If you’re a senior age 62 or older, you’ve probably heard the term “reverse mortgage.” You may even have seen an ad featuring celebrated actor James Garner speaking on behalf of Financial Freedom, a reverse mortgage lender.
Simply, reverse mortgages allow seniors to tap into their home equity and not pay anything back until they either sell the house or are no longer living in it as a full-time resident.
To tap the equity, of course, you must have it to begin with, and that is a major problem these days for seniors living in areas where home values have plummeted in the last three to five years. Reverse mortgages work best when you no longer have a mortgage against the property, although some reverse mortgages can work if you have just a very small mortgage remaining.
Depending on where interest rates are and how old you are, you may be able to borrow up to 70 percent of your equity. You can receive your funds as either a lump sum or a monthly annuity, or you can, in some cases, open up your reverse mortgage as a home equity line of credit and draw down funds as you need them.
All of this sounds great, but reverse mortgages have come under fire recently because of confusing disclosure statements and high fees.
In August, the Federal Reserve Board proposed enhanced consumer protections and disclosures for home mortgage transactions, including reverse mortgages. The latest proposal would:
The biggest problem with reverse mortgages at the moment is that consumers don’t always realize they are taking out a loan, against which interest is charged. Some consumers seem to believe that they are simply taking out a modified, interest-free home equity line of credit that never has to be repaid.
Of course, that’s not true. Not only are reverse mortgages home loans that do indeed have to be repaid at some future point in time, but they are expensive loans at that.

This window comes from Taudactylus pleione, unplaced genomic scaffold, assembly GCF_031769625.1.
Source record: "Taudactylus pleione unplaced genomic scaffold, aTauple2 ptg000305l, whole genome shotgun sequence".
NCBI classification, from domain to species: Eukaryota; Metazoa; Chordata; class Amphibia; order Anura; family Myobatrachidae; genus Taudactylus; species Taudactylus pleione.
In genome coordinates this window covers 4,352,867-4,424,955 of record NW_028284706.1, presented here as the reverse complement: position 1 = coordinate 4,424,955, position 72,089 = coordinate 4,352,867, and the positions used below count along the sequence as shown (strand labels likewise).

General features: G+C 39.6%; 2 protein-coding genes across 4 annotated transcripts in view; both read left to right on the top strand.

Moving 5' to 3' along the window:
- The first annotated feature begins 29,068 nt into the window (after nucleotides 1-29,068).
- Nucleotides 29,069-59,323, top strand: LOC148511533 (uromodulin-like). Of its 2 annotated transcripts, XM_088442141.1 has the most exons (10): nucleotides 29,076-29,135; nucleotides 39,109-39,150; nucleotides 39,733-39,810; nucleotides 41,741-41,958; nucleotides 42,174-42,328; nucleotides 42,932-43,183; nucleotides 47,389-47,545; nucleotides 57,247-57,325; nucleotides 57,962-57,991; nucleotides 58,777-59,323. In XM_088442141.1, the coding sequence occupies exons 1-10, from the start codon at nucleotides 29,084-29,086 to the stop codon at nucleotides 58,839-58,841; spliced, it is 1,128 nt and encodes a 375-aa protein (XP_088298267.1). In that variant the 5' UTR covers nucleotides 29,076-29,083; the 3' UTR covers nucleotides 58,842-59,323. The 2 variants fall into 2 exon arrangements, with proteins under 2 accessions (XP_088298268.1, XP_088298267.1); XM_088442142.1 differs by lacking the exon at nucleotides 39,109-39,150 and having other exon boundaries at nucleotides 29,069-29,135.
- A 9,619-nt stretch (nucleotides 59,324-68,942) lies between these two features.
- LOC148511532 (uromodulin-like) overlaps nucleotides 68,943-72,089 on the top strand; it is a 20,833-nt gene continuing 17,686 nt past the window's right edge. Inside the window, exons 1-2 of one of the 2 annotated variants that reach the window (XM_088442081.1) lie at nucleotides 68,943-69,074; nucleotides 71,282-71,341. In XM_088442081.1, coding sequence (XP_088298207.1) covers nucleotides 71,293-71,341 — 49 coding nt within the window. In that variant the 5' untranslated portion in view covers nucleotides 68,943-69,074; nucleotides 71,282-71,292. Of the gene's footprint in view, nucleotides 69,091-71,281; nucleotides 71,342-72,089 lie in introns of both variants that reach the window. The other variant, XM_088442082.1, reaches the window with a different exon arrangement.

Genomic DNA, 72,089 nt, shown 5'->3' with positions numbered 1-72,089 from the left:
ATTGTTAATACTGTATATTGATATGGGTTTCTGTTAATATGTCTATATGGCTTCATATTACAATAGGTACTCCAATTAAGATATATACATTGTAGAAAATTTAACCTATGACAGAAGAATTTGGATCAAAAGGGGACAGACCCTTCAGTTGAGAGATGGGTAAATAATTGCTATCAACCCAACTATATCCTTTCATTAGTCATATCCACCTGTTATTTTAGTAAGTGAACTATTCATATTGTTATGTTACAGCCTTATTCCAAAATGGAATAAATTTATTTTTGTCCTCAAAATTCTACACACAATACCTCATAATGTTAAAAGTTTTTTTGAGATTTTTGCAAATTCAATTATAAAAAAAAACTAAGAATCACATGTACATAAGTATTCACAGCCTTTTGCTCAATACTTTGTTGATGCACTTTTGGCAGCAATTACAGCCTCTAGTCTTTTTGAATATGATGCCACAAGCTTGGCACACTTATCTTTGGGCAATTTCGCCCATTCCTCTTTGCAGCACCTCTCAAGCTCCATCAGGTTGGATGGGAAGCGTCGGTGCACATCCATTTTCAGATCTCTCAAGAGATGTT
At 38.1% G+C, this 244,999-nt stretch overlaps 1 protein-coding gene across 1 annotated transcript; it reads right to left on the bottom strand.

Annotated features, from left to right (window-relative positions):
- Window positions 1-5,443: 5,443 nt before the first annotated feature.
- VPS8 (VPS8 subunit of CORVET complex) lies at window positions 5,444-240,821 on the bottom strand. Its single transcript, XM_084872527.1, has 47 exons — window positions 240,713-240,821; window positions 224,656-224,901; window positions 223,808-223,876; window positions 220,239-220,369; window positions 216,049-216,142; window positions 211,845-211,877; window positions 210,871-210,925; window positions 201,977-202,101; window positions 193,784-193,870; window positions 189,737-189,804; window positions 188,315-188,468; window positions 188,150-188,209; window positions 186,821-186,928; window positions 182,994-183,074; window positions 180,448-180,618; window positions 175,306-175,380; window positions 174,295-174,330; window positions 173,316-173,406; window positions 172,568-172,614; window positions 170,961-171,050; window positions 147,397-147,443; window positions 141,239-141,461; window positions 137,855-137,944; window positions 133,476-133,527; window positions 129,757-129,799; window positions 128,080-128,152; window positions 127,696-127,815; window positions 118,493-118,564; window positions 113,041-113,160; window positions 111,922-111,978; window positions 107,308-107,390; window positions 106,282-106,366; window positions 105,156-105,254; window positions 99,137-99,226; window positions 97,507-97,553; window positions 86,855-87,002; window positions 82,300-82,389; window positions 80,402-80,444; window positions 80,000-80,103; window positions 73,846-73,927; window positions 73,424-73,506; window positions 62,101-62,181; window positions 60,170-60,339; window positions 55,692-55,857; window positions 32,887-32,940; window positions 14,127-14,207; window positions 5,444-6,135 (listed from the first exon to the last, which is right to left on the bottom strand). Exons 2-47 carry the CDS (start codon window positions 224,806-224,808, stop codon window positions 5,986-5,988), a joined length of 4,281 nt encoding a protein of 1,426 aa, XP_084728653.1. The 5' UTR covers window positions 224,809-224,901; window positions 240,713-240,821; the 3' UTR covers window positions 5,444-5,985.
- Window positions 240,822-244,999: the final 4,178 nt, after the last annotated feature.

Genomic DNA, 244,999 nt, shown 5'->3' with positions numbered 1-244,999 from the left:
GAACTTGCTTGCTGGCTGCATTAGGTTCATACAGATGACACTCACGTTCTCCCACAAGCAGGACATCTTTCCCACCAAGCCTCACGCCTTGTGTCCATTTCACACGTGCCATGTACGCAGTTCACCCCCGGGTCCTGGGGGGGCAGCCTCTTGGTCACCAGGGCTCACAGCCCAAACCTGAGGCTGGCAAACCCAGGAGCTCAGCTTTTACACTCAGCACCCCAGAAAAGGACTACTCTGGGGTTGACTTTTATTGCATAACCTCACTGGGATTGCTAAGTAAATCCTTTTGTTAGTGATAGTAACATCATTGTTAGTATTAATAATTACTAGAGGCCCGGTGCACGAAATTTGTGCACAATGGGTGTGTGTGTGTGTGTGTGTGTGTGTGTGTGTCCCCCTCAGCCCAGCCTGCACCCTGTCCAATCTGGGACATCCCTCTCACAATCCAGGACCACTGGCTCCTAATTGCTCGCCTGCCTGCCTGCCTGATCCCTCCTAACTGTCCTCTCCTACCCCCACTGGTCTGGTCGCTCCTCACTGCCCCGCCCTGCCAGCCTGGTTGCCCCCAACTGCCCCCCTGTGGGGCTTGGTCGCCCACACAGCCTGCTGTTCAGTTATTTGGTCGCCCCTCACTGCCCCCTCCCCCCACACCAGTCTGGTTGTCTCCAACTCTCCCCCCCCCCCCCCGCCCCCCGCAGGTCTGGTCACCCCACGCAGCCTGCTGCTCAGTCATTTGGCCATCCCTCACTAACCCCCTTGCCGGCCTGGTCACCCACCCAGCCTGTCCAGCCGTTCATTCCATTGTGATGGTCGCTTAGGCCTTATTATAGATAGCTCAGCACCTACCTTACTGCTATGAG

The term “reverse mortgage” refers to the fact that the borrower doesn’t have to repay the mortgage until after moving out of the home, which is the opposite of what typically happens with a regular mortgage.
No matter how long you live, as long as you live in the property against which the reverse mortgage is secured, you won’t have to pay back more than the house is worth. But that means there may not be any equity in the home to leave to your children as an inheritance—which is a problem for some seniors.
Having better disclosures that tell the full story to seniors should help bring an end to misguided notions about what reverse mortgages actually do, and how costly they are.
But what I’d really like is for the Federal Reserve to require that costs and fees be explicitly detailed to seniors well before they commit to the loan, so shopping around for the best reverse mortgage deal will become a lot easier and more understandable.
The comment period for these proposed rules ends ninety days after publication of the proposal in the Federal Register, and then the rules will be formalized. I’ll continue to update the blog as more information becomes available.
Ilyce R. Glink is the author of several books, including 100 Questions Every First-Time Home Buyer Should Ask and Buy, Close, Move In!. She blogs about money and real estate at ThinkGlink.com and at the Home Equity blog for CBS MoneyWatch.